Warwaruk says the band has been able to keep their heads above the water for so many years because the word of mouth about their shows keeps spreading. He also says that having a band where all members are good friends with one another helps form their likability in their audience. It’s not work, it’s more like one big party jam session where the crowd knows nearly all the words to the songs.

“I would describe one of our shows as an experience,” he adds. “We want everyone to feel like they are part of the party!”

Now, if you don’t think you can fit a 7-piece band with over a hundred songs in their arsenal at your party, recently the band has stripped down into SnS Mini. The 3 or 4 member version provides a light acoustic show for a more intimate crowd. Consider it the appetizer to the powerful main course you could be sampling.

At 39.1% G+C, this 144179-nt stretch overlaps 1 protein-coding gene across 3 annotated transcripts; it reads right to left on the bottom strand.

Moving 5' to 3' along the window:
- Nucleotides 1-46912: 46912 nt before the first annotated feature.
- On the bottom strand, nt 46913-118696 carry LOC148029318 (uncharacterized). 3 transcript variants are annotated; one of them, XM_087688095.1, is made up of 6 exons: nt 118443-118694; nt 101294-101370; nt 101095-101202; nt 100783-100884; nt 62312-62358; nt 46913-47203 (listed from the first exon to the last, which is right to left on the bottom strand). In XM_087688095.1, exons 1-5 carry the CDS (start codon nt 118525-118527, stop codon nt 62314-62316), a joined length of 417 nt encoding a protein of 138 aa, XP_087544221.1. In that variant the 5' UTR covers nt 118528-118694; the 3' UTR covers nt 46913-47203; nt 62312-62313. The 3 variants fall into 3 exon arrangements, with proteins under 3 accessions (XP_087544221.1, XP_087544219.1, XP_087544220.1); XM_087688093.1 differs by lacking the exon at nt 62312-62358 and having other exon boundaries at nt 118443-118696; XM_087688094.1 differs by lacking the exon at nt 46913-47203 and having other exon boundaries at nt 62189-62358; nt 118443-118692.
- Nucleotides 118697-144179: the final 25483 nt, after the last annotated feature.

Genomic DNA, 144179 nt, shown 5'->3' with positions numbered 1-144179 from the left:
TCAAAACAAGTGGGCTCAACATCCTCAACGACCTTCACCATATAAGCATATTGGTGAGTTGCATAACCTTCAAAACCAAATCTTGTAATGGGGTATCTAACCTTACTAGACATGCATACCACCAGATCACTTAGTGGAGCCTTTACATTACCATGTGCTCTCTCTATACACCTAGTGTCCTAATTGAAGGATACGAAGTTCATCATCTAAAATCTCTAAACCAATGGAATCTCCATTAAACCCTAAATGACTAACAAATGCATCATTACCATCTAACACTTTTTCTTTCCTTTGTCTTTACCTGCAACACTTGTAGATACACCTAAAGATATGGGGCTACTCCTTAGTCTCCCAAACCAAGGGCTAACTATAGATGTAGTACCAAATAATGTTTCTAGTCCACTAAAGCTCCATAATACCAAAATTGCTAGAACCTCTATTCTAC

Though they primarily play covers, Sticks ‘n Stones have written some of their own tracks and released a single here and there over the years. They plan on recording a full album in the next year or so. Still, their main focus on being the ultimate party band remains with at least one band member suggesting a name change.

“We want everyone to have fun, including ourselves. In fact, we probably should have called ourselves the Ice Breakers! When we look like we’re having fun, the crowd jumps onboard the ship and we just sail away.”

By: Anonymous